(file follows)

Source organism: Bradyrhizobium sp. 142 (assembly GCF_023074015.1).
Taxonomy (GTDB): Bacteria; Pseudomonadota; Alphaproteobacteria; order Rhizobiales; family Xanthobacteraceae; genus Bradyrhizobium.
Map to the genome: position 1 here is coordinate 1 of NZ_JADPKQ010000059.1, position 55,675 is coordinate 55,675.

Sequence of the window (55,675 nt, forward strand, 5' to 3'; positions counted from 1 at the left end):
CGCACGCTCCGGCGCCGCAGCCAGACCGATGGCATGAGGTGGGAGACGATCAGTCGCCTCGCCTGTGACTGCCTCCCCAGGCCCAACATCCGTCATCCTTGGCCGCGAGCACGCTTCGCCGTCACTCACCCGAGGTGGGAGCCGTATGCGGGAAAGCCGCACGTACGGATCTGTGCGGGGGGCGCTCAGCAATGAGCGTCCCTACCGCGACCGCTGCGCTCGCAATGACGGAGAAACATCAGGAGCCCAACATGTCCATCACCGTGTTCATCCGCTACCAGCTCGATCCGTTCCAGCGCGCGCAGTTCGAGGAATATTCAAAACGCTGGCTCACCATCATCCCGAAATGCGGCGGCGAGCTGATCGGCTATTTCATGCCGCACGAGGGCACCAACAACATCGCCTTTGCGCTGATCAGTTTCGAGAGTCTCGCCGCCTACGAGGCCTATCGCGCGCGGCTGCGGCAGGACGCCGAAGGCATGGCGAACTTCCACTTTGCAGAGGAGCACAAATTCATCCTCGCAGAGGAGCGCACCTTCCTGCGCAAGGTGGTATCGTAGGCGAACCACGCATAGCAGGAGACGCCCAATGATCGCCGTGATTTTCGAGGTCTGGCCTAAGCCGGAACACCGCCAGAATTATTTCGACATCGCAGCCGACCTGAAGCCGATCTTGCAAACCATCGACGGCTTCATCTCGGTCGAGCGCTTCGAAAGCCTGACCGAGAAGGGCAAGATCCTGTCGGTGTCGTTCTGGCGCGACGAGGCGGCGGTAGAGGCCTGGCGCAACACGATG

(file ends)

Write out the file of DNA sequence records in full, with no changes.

Source organism: Bradyrhizobium sp. 142 (assembly GCF_023074015.1).
Taxonomy (GTDB): Bacteria; Pseudomonadota; Alphaproteobacteria; order Rhizobiales; family Xanthobacteraceae; genus Bradyrhizobium.
Map to the genome: position 1 here is coordinate 1 of NZ_JADPKQ010000059.1, position 55,675 is coordinate 55,675.

Sequence of the window (55,675 nt, forward strand, 5' to 3'; positions counted from 1 at the left end):
CGCACGCTCCGGCGCCGCAGCCAGACCGATGGCATGAGGTGGGAGACGATCAGTCGCCTCGCCTGTGACTGCCTCCCCAGGCCCAACATCCGTCATCCTTGGCCGCGAGCACGCTTCGCCGTCACTCACCCGAGGTGGGAGCCGTATGCGGGAAAGCCGCACGTACGGATCTGTGCGGGGGGCGCTCAGCAATGAGCGTCCCTACCGCGACCGCTGCGCTCGCAATGACGGAGAAACATCAGGAGCCCAACATGTCCATCACCGTGTTCATCCGCTACCAGCTCGATCCGTTCCAGCGCGCGCAGTTCGAGGAATATTCAAAACGCTGGCTCACCATCATCCCGAAATGCGGCGGCGAGCTGATCGGCTATTTCATGCCGCACGAGGGCACCAACAACATCGCCTTTGCGCTGATCAGTTTCGAGAGTCTCGCCGCCTACGAGGCCTATCGCGCGCGGCTGCGGCAGGACGCCGAAGGCATGGCGAACTTCCACTTTGCAGAGGAGCACAAATTCATCCTCGCAGAGGAGCGCACCTTCCTGCGCAAGGTGGTATCGTAGGCGAACCACGCATAGCAGGAGACGCCCAATGATCGCCGTGATTTTCGAGGTCTGGCCTAAGCCGGAACACCGCCAGAATTATTTCGACATCGCAGCCGACCTGAAGCCGATCTTGCAAACCATCGACGGCTTCATCTCGGTCGAGCGCTTCGAAAGCCTGACCGAGAAGGGCAAGATCCTGTCGGTGTCGTTCTGGCGCGACGAGGCGGCGGTAGAGGCCTGGCGCAACACGATG